This to me is the web 3.0/4.0 of BT.Its especially important now that the other side thinks its winning. hopefully with our support and resources the final product may at least be able to address this issue of privacy to a certain level of comfort.It will obviously require some adopting but with what is happening in sweden right now,this may just be what is required, especially by them.Their trackers imo should totally consider signing up for the beta tracker tests currently offered by these guys even as they consider their options.Anyways just my ones and twos.
interview with the creators:Anomos is a pseudonymous, encrypted multi-peer-to-peer file distribution protocol. It is based on the peer/tracker concept of BitTorrent in combination with the onion routing anonymization layer of Tor, with the added benefit of end-to-end encryption. By combining these technologies, we have created a platform whereby no party outside of the trusted tracker will have any information about who a peer is or what they are downloading...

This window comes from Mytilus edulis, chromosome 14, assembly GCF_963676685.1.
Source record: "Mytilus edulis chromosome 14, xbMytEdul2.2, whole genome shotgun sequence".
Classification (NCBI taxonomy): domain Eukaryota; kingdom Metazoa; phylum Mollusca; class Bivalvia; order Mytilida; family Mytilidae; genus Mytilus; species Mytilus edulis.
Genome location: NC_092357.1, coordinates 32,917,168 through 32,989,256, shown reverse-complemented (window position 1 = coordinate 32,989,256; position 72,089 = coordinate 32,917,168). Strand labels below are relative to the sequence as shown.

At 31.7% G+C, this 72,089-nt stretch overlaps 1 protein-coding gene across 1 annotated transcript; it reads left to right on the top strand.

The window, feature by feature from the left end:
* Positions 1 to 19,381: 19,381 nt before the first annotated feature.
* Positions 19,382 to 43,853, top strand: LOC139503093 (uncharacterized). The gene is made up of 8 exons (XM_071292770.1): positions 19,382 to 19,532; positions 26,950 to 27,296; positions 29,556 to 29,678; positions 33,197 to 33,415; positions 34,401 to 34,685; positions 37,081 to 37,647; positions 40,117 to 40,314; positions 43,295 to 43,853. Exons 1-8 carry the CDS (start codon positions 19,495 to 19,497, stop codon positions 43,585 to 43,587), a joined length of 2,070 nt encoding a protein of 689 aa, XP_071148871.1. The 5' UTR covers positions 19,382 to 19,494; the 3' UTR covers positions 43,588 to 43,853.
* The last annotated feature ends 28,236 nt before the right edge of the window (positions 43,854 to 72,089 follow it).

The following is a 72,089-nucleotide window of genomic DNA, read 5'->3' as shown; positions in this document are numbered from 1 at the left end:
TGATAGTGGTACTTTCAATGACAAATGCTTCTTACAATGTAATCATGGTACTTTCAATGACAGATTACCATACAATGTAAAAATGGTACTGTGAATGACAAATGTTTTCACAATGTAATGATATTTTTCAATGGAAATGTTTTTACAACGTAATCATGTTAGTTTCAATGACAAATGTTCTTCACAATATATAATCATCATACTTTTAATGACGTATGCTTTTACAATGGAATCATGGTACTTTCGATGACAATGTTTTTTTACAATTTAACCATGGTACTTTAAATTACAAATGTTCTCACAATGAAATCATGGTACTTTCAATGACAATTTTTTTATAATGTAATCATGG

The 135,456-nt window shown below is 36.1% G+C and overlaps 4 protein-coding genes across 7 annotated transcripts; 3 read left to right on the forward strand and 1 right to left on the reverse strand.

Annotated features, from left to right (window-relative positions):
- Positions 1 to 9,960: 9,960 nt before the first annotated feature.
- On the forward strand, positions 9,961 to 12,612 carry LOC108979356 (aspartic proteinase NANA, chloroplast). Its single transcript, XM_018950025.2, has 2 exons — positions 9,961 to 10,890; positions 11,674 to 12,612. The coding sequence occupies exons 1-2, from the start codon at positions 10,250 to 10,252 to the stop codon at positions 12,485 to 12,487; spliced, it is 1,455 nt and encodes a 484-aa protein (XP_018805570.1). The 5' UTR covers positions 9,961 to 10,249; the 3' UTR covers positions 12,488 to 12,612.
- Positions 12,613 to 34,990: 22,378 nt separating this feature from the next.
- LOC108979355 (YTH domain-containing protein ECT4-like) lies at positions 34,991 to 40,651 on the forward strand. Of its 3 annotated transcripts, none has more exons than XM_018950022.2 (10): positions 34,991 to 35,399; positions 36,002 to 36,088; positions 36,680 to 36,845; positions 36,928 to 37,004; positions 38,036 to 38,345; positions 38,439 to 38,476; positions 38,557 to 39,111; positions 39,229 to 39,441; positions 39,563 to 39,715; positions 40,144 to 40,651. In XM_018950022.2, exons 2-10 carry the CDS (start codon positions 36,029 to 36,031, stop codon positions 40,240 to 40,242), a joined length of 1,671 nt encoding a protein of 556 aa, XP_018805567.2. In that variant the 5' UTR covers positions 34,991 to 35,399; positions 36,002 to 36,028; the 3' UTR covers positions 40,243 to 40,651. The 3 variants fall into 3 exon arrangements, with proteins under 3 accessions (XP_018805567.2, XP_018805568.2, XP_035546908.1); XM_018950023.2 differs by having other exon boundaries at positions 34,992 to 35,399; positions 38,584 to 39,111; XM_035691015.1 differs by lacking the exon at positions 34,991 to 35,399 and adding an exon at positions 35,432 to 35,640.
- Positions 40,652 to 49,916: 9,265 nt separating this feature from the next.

Anonymous file-sharing is one of those tricky words that is often advertised in the P2P world. The true application of anonymous file-sharing is rather difficult in practical application, as the realities of P2P networking make anonymity a matter of degrees rather than an absolute. The closest one can achieve to true file-sharing anonymity is Usenet, however, anonymity is enhanced largely because of the one way transfer of files.As stellar as Usenet is to many people, BitTorrent is the file-sharing medium of choice - and a bull's eye for many ISPs looking to cut down on bandwidth consumption. To resolve this, end-to-end encryption has provided some relief. However, strapping a BitTorrent client onto TOR, a network overlay that provides online anonymity, is far from a solid resolution.In an effort to protect anonymity, provide safe communications for dissidents, and enhance the general welfare of the file-sharing community, two developers, Rich Jones and John Schanck are developing a "pseudonymous" BitTorrent application called Anomos. Understanding the limitations of anonymity, Rich and John are working within this concept to provide a safer alternative to having no protection at all. Slyck interviewed Rich and John, two university students who just might help change the face of BitTorrent.